Israel blocks visits to jailed Gaza protesters

people in  afield run amid streaks of smoke from tear gas fired at them

Palestinian protesters gather during a demonstration to demand the right to return to their homeland at the Israel-Gaza boundary in the central of Gaza Strip on March 30, 2019. 

Mahmoud Khattab APA images

Time passes slowly for Nadira al-Imam.

Her son, Moataz Abu Eid, 21, was detained by Israeli troops during a protest as part of the Great March of Return in late April 2018. He has been in an Israeli prison ever since and no one has been able to visit.

He has left a vacuum, felt especially keenly by his mother.

“He is my only son, he means everything to me,” said Nadira, 46, whose three adult daughters are all married and live away from her.

Meanwhile, she has only questions.

“Why did they take him away? He was peacefully protesting. Why do they deprive me from even paying him a visit?”

Nadira, a divorcee, is alone now. Moataz was the only child still at home.

“I work for long hours every day to prepare meals for families,” Nadira said. She is hired by a charity to cook for others, but has had to take extra work without her son to help her.

“If my son was with me I would not have to work so much,” she added.

Nadira suffers from hypertension. She needs rest and help from her children.

Yet she remains proud of her son. Moataz finished his school-leaver exam – the tawjihi – inside prison and has begun a higher education course in social services.

For now, all Nadira wants is a visit.

“I want to visit him, even if from behind glass and walls,” she told The Electronic Intifada. “I want to make sure he is fine. I think of him all the time, how he spends these long hours away from us and his friends and relatives.”

Exceptional cases

Moataz was detained with two others in the eastern boundary area outside Khan Younis, in the southern Gaza Strip. Moataz, Salim Abu Daher and Ahmad Amawi were eventually charged with attempting to fly incendiary kites across the boundary from Gaza.

The three, whose families all reject the charges as false, were originally sentenced to 10 years in prison by a military court before the sentence was lowered to five years.

They join nearly 300 Palestinians from Gaza now imprisoned by Israel, and are among the only ones arrested while participating in the Great March of Return protests.

The Israeli military’s response to these demonstrations has otherwise been brutal. More than 200 have been killed and nearly 30,000 injured.

By end of February, according to prisoner rights group Addameer, Israel held a total of 5,000 Palestinian prisoners.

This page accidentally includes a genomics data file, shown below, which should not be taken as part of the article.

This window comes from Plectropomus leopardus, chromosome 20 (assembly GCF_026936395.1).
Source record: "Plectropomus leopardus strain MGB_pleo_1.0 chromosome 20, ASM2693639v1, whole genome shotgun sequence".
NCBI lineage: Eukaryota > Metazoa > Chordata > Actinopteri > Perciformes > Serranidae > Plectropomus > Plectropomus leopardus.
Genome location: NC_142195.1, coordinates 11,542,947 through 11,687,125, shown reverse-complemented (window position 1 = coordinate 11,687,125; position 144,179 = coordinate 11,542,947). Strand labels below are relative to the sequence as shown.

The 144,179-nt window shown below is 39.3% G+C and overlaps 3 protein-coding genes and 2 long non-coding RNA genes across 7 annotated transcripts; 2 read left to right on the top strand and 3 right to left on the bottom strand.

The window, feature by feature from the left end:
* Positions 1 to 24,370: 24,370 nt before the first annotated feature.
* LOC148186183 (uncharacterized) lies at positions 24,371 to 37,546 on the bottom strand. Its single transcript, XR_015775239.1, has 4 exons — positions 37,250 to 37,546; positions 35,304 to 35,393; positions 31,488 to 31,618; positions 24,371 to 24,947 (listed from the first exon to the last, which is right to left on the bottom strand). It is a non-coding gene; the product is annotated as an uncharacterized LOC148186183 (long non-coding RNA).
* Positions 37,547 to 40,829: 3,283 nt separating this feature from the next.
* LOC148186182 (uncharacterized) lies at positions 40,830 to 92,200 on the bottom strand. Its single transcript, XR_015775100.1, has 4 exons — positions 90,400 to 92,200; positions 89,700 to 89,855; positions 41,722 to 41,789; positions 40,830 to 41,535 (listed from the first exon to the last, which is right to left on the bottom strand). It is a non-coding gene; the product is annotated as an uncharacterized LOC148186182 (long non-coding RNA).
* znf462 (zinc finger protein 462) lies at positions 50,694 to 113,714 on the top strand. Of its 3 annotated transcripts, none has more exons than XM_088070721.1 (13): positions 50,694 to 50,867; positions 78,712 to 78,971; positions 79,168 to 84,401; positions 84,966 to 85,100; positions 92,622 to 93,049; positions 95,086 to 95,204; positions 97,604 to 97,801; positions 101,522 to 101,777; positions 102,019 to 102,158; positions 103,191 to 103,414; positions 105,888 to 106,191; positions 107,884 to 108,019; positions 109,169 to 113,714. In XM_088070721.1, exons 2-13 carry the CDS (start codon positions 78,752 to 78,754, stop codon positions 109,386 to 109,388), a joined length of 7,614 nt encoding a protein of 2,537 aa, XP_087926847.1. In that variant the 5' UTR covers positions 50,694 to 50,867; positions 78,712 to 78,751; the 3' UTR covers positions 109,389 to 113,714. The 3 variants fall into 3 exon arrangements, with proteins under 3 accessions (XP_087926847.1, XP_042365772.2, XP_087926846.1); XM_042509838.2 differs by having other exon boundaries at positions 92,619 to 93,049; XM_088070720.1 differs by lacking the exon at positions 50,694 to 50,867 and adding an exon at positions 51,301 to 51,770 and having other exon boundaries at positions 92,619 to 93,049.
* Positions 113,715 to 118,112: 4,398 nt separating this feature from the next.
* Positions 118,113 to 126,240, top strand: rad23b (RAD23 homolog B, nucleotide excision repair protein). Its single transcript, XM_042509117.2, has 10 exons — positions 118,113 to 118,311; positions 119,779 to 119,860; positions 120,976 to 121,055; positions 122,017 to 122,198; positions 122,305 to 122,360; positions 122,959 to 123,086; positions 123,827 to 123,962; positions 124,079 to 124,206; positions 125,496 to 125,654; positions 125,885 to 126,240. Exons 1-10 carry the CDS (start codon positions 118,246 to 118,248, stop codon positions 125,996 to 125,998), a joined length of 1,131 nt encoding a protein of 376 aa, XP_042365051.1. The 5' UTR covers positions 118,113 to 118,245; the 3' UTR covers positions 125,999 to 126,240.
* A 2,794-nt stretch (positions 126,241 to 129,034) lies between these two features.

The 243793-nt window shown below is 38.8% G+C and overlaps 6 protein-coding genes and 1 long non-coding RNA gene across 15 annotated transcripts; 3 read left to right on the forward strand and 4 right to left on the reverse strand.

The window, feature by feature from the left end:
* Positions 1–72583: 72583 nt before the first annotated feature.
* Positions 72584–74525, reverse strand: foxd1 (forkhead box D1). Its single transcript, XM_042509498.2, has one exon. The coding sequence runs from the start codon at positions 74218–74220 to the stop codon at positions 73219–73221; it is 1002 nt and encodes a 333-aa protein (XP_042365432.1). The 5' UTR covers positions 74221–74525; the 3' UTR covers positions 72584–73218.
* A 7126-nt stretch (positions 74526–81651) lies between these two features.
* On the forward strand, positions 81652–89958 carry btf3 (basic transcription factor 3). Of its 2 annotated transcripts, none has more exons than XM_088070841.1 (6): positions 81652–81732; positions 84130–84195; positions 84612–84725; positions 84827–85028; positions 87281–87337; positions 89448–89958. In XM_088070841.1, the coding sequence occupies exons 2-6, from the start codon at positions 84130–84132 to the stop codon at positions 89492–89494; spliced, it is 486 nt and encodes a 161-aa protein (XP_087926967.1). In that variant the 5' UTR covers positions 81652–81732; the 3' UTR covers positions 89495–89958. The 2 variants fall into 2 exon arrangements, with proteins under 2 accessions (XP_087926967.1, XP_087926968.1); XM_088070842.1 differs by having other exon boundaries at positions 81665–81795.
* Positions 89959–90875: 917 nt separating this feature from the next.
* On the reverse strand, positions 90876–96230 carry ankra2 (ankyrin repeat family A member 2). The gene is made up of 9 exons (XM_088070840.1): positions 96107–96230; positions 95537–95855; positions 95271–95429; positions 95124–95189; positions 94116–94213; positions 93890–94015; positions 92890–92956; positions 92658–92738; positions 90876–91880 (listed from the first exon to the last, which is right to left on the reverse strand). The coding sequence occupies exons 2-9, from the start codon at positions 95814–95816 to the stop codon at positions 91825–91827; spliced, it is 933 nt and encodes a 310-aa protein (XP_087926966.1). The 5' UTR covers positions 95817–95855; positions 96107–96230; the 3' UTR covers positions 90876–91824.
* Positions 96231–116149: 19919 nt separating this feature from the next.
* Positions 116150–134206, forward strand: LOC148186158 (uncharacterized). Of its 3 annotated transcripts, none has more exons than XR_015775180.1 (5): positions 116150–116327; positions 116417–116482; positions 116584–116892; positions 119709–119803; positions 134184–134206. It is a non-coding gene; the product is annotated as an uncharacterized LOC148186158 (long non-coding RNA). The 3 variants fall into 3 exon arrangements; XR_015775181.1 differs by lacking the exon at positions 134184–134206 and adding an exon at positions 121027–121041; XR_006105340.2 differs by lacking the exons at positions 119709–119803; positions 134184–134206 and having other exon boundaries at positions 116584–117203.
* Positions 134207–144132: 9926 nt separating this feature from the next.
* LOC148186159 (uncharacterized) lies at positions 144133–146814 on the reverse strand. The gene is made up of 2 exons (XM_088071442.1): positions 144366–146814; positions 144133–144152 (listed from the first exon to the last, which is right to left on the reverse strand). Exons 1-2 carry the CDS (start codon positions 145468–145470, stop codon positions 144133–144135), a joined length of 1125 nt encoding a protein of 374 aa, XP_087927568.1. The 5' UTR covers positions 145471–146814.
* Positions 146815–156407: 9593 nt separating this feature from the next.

Jawaher Abu Daher, 21, explained the circumstances surrounding the detention of her brother, Salim, 23.

“My oldest brother was passionate about the Great March of Return and everything about it. He and Moataz and Ahmad were enthusiastic participants. They were also unemployed and saw the march as a way to try to end the siege and alleviate Gaza’s poverty.”

The three men participated several times in the protests, but on that particular Friday none of them returned. Their families were deeply worried.

“We heard in the news that there had been clashes and smoke was rising from the area,” Jawaher remembered. “It was not until the next day that we heard on Israeli media that the army had captured three young men claiming that they were trying to get closer to the fence.”

Salim is the eldest in his family; he has eight sisters and one little brother.

His detention has caused great distress for the family. His mother’s health deteriorated after his capture, and it took her two months to accept the news.

Amal Abu Eid, Salim’s wife, was five months pregnant when her husband was detained.

“His detention shocked us. We were waiting for our baby to be delivered to lighten our life, but I did not know that his father would not be here to see that day,” Amal said.

Born without a father

Now she is praying for Salim’s release so he can rejoin the family.

For now, Amal is forced to raise their 1-year-old baby, Younis, alone.

Unlike the other families, though, Amal and Younis have managed to visit Salim, even if only twice.

After delivering her baby, Amal went to the International Committee for the Red Cross in Gaza to request a permit to visit her husband with her new-born son. Classed as a humanitarian case, they were granted a permit to visit Ramon Prison, where Salim was being held.

“Younis was six months old and the trip was very tiring for us,” Amal remembered. “And I was shocked to see how much Salim had changed, he looked so tired and sad. We all burst into tears. He was trembling when he carried his son for the first time. He hugged him a lot and did not want to leave him at all.”

The visit lasted just 40 minutes after some seven hours of travel and inspection. Two months later, Amal and her baby were permitted another visit that also lasted for less than an hour.

Since then, however, nothing.

“In the last six months, I have put in four requests, but every application has been rejected without explanation,” Amal said.

Ahmad Amawi’s family, like Moataz Abu Eid’s, have been denied any permits to visit. He and his wife Yasmin had been married two years when he was captured, but do not have children.

“I miss my husband, I dream to see him again,” Yasmin said. “I am not permitted to visit him and this is deeply distressing. I want to start a family just like any other couple.”

Isra Saleh el-Namey is a journalist from Gaza.